Curtis's "salvage ethnology," as scholar Mick Gidley describes it, was mildly controversial even during his life and has become ever more so as his legacy deepens. In his quest to photograph pre-colonial Indian life through a twentieth-century lens, he often manipulated and constructed history as much as he recorded it: he staged reenactments, added props, and removed evidence of twentieth-century influences on "primitive" life. Curtis's work continues to shape popular conceptions of American Indians and so, while problematic, his legacy--his vision of American Indian life--continues to be relevant.
Related Materials:
NMAI also holds Edward Curtis photographs documenting the Harriman Expedition (1899) as well as platinum prints and photogravures of the images published in The North American Indian.

The Smithsonian Institution, National Anthropological Archives holds Edward Curtis prints submitted for copyright (Photo Lot 59) as well as many of his original negatives, photographs, and papers.

Steve Kern donated photogravure plates to the Center for Creative Photography and the Seattle Art Museum at the same time that he donated this set to MAI.
Provenance:
This collection was donated by Steven and Arlene Kern to the Museum of the American Indian, Heye Foundation, in 1984.
Restrictions:
Access to NMAI Archive Center collections is by appointment only, Monday - Friday, 9:30 am - 4:30 pm. Please contact the archives to make an appointment (phone: 301-238-1400, email: nmaiarchives@si.edu).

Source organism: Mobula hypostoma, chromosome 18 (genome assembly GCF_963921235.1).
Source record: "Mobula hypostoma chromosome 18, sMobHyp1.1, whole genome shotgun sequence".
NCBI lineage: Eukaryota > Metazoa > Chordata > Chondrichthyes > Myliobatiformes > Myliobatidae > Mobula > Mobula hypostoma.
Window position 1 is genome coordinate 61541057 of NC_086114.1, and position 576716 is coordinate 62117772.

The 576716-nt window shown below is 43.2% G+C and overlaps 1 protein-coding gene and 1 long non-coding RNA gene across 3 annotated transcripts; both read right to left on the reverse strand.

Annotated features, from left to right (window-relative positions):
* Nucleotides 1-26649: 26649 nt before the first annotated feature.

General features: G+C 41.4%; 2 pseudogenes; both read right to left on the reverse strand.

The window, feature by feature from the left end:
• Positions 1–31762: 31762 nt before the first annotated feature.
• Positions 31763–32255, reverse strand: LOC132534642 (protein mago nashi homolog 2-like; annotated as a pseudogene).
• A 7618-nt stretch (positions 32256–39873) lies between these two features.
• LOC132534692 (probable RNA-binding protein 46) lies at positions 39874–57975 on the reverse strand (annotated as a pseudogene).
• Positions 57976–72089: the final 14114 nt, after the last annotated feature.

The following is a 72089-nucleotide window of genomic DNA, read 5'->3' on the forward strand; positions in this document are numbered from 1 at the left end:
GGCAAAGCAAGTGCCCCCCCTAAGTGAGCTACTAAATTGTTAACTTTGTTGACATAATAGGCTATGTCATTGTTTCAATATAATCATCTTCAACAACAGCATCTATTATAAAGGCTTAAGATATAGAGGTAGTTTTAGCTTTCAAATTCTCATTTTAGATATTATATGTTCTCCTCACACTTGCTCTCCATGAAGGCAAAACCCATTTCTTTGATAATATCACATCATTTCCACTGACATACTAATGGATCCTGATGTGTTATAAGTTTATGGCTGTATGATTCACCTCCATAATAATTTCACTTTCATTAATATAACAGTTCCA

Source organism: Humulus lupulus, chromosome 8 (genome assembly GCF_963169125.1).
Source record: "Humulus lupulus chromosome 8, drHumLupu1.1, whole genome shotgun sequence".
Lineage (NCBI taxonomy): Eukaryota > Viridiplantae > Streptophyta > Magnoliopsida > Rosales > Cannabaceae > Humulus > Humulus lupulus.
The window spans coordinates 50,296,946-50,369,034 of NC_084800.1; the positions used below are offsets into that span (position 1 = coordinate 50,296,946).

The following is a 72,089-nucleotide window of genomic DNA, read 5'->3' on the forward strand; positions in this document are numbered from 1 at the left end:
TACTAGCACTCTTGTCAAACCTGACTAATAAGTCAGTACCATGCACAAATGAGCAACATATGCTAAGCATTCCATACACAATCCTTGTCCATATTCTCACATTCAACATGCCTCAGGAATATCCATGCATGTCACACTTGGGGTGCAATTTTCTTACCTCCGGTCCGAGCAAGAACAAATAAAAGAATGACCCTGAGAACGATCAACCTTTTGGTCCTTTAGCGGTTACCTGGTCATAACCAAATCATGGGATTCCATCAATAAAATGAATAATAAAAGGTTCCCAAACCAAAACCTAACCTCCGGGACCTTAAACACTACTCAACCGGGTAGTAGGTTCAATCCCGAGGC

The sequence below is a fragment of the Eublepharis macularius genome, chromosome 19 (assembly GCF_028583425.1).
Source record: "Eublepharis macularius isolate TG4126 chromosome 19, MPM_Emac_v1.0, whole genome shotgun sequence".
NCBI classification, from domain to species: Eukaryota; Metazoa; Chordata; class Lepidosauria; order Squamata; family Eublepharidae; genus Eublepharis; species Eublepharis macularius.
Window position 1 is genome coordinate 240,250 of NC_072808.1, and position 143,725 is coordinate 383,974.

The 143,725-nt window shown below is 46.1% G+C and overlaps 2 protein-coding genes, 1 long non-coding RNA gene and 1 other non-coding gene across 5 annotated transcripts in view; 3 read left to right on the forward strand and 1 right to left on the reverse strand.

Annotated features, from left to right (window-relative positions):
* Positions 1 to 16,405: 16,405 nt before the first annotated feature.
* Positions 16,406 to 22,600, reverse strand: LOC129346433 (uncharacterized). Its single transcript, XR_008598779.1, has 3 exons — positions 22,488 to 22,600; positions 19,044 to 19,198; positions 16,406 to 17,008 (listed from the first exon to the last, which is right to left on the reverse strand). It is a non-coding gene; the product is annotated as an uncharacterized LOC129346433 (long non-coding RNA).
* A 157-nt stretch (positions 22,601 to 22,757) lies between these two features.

Rights:
Single photocopies may be made for research purposes. Permission to publish or broadcast materials from the collection must be requested from National Museum of the American Indian Archive Center. Please submit a written request to nmaiarchives@si.edu.
Topic:
Indians of North America -- Pictorial works  Search this
Genre/Form:
Photogravures
Photographs
Citation:
Identification of specific item; Date (if known); Edward S. Curtis photogravure plates and proofs for The North American Indian, Box and Folder Number; National Museum of the American Indian Archive Center, Smithsonian Institution.
Identifier:
NMAI.AC.080
See more items in:
Edward S. Curtis photogravure plates and proofs for The North American Indian
Archival Repository:
National Museum of the American Indian
GUID:
https://n2t.net/ark:/65665/sv47bb7e1cf-cd0f-42a1-ac5b-8ee402c1ab8f
EDAN-URL:
ead_collection:sova-nmai-ac-080
Online Media:

Ernest S. and Eloise Carter Collection

Creator:
Carter, Ernest S.  Search this
Carter, Eloise  Search this
Names:
Museum of the American Indian, Heye Foundation  Search this
Dockstader, Frederick J.  Search this
Extent:
2415 Slides (photographs)
855 Negatives (photographic)
526 Photographic prints
0.85 Linear feet
Culture:
Ute  Search this
Pueblo  Search this
Diné (Navajo)  Search this
Hopi Pueblo  Search this
Taos Pueblo  Search this
San Ildefonso Pueblo  Search this
Kewa (Santo Domingo Pueblo)  Search this
Laguna Pueblo  Search this
Hopi-Tewa  Search this
Type:
Collection descriptions
Archival materials
Slides (photographs)
Negatives (photographic)
Photographic prints
Photographs
Slides
Place:
Arizona
California
Nevada
Colorado
Utah
New Mexico
Date:
1947-1986
bulk 1964-1975
Summary:
The Ernest S. and Eloise Carter collection includes photographic prints, negatives and slides taken between 1950 and 1976 in the American Southwest, Mexico and Bolivia. The Carters were research associates for the Museum of the American Indian, Heye Foundation between 1964 and 1975 and focused much of their research on petroglyphs and pictographs. In addition to photographic material there is also correspondence and documentation about the photographs in the collection.
Scope and Contents: